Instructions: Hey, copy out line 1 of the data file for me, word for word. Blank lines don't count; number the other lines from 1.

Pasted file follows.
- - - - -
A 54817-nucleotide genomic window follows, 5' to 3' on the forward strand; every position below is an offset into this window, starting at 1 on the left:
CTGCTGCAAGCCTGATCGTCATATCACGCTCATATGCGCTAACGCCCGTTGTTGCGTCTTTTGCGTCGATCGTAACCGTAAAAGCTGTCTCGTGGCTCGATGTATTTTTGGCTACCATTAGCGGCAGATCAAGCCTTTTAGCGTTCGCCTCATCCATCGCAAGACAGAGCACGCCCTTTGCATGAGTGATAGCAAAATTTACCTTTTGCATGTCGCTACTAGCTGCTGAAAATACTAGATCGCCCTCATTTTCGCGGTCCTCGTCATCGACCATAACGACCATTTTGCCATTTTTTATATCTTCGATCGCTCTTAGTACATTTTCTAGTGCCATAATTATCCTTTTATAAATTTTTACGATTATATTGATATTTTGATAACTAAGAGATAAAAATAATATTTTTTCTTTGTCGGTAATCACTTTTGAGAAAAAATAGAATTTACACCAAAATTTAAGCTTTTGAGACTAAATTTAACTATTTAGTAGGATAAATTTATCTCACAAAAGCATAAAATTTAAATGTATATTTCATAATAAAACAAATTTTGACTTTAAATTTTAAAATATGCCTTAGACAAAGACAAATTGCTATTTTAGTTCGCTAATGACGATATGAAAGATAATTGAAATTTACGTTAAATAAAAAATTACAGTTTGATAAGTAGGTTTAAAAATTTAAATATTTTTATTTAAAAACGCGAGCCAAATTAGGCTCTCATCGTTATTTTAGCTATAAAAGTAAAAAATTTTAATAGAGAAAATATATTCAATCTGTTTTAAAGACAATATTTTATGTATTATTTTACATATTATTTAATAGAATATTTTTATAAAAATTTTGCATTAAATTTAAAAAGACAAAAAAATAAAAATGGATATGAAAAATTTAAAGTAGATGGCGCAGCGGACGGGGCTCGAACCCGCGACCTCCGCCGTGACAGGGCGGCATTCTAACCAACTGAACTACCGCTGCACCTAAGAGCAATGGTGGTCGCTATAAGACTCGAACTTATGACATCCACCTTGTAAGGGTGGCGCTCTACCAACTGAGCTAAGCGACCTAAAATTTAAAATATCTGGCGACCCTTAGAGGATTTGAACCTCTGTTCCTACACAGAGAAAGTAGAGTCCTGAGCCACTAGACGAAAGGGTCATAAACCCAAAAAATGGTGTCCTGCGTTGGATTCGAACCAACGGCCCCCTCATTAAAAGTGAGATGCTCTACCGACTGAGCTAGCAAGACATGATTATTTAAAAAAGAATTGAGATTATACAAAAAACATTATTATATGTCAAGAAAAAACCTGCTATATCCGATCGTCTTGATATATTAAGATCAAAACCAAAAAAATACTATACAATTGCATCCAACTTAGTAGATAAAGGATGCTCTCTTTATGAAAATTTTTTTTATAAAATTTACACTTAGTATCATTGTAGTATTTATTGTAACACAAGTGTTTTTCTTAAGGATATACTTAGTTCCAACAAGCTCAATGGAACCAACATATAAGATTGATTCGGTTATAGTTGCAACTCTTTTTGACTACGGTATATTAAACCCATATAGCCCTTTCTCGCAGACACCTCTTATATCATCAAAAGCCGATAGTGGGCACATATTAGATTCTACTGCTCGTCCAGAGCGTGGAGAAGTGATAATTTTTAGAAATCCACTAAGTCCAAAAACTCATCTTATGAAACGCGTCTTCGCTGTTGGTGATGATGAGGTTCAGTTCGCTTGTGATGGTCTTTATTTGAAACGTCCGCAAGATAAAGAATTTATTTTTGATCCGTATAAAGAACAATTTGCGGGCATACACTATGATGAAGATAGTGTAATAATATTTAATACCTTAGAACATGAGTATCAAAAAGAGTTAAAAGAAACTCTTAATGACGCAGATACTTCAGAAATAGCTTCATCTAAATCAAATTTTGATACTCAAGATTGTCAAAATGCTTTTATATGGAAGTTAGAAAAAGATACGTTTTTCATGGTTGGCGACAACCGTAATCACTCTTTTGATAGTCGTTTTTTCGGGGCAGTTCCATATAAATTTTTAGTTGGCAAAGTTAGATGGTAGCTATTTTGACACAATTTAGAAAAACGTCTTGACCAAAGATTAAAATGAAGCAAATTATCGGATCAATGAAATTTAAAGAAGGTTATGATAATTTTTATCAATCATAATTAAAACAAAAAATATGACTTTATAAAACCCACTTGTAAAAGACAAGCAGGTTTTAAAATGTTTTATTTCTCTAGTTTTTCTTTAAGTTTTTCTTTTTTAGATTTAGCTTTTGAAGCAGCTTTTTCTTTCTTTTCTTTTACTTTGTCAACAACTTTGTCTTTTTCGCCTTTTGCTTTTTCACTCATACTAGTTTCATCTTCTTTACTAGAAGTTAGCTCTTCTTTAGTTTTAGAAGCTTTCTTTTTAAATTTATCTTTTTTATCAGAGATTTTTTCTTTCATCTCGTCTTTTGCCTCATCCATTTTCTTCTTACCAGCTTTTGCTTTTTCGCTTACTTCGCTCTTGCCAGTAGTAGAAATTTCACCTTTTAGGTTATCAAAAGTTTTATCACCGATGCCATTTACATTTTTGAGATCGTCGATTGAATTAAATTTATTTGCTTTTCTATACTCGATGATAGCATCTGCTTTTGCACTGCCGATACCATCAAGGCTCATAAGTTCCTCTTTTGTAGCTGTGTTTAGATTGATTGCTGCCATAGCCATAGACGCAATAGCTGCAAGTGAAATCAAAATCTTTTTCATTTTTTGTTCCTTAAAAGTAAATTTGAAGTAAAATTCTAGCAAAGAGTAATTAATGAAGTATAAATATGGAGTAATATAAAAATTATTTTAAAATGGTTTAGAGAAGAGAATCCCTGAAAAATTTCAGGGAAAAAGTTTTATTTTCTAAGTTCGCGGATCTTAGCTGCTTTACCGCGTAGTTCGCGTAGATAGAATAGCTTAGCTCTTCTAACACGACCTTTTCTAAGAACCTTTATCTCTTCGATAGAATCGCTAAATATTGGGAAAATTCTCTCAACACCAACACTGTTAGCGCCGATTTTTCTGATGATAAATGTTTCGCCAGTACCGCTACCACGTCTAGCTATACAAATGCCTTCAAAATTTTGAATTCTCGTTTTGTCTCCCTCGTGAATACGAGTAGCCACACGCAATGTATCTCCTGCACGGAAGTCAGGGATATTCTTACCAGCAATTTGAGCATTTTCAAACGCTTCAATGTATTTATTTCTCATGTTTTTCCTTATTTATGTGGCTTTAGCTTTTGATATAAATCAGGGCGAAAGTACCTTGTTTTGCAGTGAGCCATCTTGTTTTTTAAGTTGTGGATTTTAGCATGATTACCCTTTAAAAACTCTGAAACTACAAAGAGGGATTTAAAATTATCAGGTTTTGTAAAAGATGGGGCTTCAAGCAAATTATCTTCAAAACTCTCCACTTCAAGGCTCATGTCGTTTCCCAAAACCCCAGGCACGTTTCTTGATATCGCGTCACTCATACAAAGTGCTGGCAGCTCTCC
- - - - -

A 54817-nucleotide genomic window follows, 5' to 3' on the forward strand; every position below is an offset into this window, starting at 1 on the left: